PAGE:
A resource consent is a formal approval required if your proposal or activity does not comply with a rule/s of the Waimakariri District Plan or the Resource Management Act 1991. Resource consent is also required when subdividing your land.
The Waimakariri District Plan is created by the Council with community input and legislative requirements under the Resource Management Act 1991. It relates to the management of land use and subdivision within the district. District Plan rules ensure that buildings and other activities within a zone are in keeping with the surrounding area and provide a reasonable level of amenity and privacy for neighbours. The requirements in the District Plan cover things such as noise, retail activities, earthworks and the bulk and location of any buildings.
The Resource Management Act 1991 and the District Plan set out the matters the Council must consider when granting resource consent for different types of proposals. The Council needs to be satisfied that the effects on the surrounding environment and on neighbouring properties are less than minor. Once your resource consent has been approved, it allows you to build (once building consent has been obtained) or use your land in accordance with the conditions of the decision of your consent.
Before you start any activity that may affect your neighbours, your wider community or the environment, please consider contacting the Waimakariri District Council and speaking with one of our Planning Officers regarding your proposal.
A resource consent hearing is a formal public meeting held by the Waimakariri District Council, where an independent Commissioner consider publicly notified or limited notified resource consent applications. The applicant and any expert witnesses, along with submitters present evidence in relation to the proposal. The hearing follows certain procedures designed to give all parties a fair opportunity to present facts and put forward their case.
Commissioners are independent, with professional expertise in the area of resource management, who have authority delegated by the Council to hear and make decisions on resource consent applications.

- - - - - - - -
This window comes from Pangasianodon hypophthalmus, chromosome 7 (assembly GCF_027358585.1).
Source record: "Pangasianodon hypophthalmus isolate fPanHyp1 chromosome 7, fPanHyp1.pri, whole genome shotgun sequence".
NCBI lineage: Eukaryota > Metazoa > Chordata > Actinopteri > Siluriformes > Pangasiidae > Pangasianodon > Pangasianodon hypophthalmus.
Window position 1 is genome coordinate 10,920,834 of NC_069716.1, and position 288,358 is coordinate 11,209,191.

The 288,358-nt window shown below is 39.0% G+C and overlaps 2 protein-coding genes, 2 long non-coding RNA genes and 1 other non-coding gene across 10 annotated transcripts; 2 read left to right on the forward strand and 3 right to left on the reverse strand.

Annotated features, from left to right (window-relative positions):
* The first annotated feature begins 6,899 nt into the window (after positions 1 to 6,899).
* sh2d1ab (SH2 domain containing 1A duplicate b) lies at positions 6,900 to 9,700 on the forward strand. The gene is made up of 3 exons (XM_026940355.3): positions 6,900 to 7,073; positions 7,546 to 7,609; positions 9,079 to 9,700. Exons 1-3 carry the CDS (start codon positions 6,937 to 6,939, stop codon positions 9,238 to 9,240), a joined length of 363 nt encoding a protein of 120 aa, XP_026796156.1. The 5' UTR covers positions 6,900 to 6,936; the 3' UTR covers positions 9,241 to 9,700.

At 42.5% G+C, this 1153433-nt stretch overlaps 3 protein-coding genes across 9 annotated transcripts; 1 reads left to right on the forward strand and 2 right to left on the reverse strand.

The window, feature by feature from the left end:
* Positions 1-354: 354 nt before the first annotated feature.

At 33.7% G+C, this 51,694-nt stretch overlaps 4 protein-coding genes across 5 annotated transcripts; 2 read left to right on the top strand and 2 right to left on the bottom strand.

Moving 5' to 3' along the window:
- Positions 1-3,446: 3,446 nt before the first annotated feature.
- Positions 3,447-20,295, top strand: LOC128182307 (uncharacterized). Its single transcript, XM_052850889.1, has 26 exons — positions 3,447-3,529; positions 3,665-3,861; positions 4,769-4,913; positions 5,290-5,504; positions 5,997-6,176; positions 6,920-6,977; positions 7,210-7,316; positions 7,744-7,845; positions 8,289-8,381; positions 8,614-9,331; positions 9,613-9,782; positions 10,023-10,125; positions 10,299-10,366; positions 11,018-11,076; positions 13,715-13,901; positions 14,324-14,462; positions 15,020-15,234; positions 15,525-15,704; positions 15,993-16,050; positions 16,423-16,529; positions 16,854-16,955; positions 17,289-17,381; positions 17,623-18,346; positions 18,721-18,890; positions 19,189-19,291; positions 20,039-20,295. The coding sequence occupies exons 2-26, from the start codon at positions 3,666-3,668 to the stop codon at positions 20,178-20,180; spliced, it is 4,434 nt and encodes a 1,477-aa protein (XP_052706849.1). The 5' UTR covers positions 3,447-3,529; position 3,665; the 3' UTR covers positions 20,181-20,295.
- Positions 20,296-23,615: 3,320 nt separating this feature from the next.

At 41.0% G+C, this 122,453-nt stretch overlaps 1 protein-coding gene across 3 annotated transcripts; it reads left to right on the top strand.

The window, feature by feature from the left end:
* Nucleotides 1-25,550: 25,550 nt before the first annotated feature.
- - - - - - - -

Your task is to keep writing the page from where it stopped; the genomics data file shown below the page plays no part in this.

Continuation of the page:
Procedures followed before and at the hearing
NOTE: Each Commissioner runs a hearing their own way, but as a general rule, most hearings are run as follows:
- Prior to the hearing, the Council sends out to all parties a copy of a hearing notice, detailing the dates, time and location of the hearing. This is sent to ALL submitters, regardless of them wanting to be heard or not.
- 15 working days prior to the hearing, the Planning Officer’s s.42A Hearing report is sent. This allows time for all parties to read through the information of the proposal before the hearing.
- The Commissioner conducts introductions of everyone at the hearing.
- The Commissioner checks if there are any procedural matters.
- The applicant presents their case first. Commissioner may ask questions to the applicant.
- Submitters then present their cases. They may speak directly or through a Solicitor, friend, Planning Consultant or agent. Experts may also be called in support. Commissioner may ask questions.
- The Council officer then summarises their report and clarifies any new information which may have arisen from the hearing.
- The applicant has the final Right to reply in the hearing. A Right of reply can be spoken, or in some cases, the Right of reply may be writing after the hearing closes.
- If the Commissioner is satisfied they have all the information required to make a decision, they will close the hearing. If the Commissioner seeks further information the hearing will be adjourned. It is not unusual for this to happen and the Commissioner to issue a minute to all parties.
- The Commissioner will provide their decision to Council within 15 working days of the formal closing of the hearing. This decision is then sent to all parties.
The Commissioner has the delegation to make a decision on the consent application. Timeframes on the decision is up to 15 working days. The decision is notified in writing and posted and/or emailed to all parties. Any party has the right to appeal against the decision within 15 working days of the decision being notified. Information about appeal rights and lodging an appeal is sent out to all parties with the Council’s decision. If you propose to lodge an appeal, we recommend that you seek professional advice, i.e lawyer.
Under section 357A of the Resource Management Act you are able to object to the Council's decision relating to the conditions of your resource consent application. If you do not agree with the decision which the Council has made on your application, you can write a letter outlining your objection to the conditions proposed.
You are able to object if:
- Your application was not publicly notified
- Your application was publicly notified or served on your immediate neighbour(s)
- No submissions were received or if there were submissions, they have since been withdrawn.
- The Planning Officer, where possible, will also consider the objection within 20 working days
- A report will then prepared on your objection which will include a recommendation on your objection
- If a resolution cannot be reached through informal discussion, a hearing will be held to consider the objection
- You will receive written notice at least five working days prior to the hearing (including the date, time, and place of the hearing)
- The objection may be dismissed or upheld in whole or part. The decision will be issued in writing, within 15 working days of the hearing
- If you are dissatisfied with the decision on your objection, you have the option to appeal to the Environment Court within 15 working days of the date you received the objection decision.